This example highlights the centrality of modal synchronicity. These digital forms of touch allow for engineering touch that is not sensorially possible in the physical world: the touch of breath particles, or the touch of a flower.

The idea was to simulate the feeling of touch through vibrating your wrist when you waft your breath–the particles just going around–that moment, that touch [09].

These examples illustrate that materiality is brought differently into question in virtual spaces, adding complementary experiences of touch, which do not require direct mapping to experienced physical phenomena. In particular, it brings awareness to the notion of ‘near touching’ or a sense of presence we might feel, for example where you might feel (touched by) someone running by you. While this reconfiguring of touch is to some degree a function of technological capacity, it nevertheless brings new touch experiences and awareness and shifts the boundaries around what we might define as touch, expanding the potential for digital touch-based interaction experiences (e.g. touching the invisible).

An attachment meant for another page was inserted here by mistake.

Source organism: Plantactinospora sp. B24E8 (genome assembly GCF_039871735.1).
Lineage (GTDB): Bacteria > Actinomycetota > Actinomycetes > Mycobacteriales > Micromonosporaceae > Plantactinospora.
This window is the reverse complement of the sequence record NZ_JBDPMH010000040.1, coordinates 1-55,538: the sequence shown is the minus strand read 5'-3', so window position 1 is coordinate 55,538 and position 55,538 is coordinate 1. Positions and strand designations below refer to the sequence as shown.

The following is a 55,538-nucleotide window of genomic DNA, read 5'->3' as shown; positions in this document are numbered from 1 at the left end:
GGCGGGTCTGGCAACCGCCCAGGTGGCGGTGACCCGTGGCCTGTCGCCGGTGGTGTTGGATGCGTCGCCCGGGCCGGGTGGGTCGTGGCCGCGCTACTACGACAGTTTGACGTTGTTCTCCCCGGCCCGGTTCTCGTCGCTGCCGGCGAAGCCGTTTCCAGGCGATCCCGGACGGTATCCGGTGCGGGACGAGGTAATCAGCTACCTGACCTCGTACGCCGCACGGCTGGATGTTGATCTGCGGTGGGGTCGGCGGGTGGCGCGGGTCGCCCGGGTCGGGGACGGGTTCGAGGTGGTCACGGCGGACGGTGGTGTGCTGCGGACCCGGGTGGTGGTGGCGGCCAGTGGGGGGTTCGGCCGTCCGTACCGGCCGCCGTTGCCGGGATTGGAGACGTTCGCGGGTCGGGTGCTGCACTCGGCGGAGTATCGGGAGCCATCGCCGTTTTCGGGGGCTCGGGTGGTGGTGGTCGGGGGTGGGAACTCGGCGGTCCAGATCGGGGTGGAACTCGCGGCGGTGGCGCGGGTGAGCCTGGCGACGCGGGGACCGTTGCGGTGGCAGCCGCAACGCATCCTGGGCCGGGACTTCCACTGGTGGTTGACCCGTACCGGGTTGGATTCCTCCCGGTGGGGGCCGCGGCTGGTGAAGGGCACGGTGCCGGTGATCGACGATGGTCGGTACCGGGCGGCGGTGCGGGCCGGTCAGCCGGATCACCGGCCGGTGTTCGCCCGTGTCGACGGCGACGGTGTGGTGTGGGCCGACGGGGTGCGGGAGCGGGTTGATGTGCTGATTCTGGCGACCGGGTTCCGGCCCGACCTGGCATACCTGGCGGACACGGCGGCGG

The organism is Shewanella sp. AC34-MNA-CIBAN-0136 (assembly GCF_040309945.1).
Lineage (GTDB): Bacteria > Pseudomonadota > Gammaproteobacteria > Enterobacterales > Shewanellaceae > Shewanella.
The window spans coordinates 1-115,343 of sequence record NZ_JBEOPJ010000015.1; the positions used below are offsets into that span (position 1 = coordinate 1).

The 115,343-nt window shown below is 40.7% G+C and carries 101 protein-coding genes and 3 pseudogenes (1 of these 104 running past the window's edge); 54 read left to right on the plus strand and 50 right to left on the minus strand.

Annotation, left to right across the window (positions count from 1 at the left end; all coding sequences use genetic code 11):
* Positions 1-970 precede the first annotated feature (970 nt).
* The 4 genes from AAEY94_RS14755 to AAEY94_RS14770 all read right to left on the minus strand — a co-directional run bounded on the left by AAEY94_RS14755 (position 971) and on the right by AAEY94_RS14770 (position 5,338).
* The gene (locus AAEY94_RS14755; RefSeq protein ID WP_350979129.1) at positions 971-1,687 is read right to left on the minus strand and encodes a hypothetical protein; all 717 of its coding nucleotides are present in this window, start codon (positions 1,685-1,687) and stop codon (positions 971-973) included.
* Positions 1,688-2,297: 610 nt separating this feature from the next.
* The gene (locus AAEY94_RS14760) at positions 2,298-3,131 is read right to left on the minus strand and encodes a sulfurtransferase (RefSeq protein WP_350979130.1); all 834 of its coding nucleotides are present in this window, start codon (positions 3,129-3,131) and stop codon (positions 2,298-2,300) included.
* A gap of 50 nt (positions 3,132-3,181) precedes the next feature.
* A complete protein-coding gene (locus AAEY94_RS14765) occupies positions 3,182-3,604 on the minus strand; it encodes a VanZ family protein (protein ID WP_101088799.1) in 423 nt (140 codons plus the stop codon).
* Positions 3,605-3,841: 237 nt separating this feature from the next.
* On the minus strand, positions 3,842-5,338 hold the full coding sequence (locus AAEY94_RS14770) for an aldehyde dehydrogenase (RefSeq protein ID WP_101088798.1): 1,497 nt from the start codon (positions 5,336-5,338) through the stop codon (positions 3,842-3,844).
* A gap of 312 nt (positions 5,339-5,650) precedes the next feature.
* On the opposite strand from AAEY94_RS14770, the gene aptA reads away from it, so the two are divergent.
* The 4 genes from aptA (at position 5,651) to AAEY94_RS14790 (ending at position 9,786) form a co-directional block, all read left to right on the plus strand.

A number of challenges emerged in relation to conceptualising touch as illusion in VR. There are reduced touch sensations, for example, temperature is not typically included, and prolonged touch is problematic. Illusion is also grounded on people’s expectations, thus comes with a ‘locus of believability’, i.e. if the boundaries are pushed too far (e.g. a person can lift a rock but not a boulder), then the illusion breaks, foregrounding the need for sensations to be ‘accurate enough’, which returns us to the limitations of current haptics. However, future work could explore whether there are any benefits to audiences in being able to break the illusion of touch.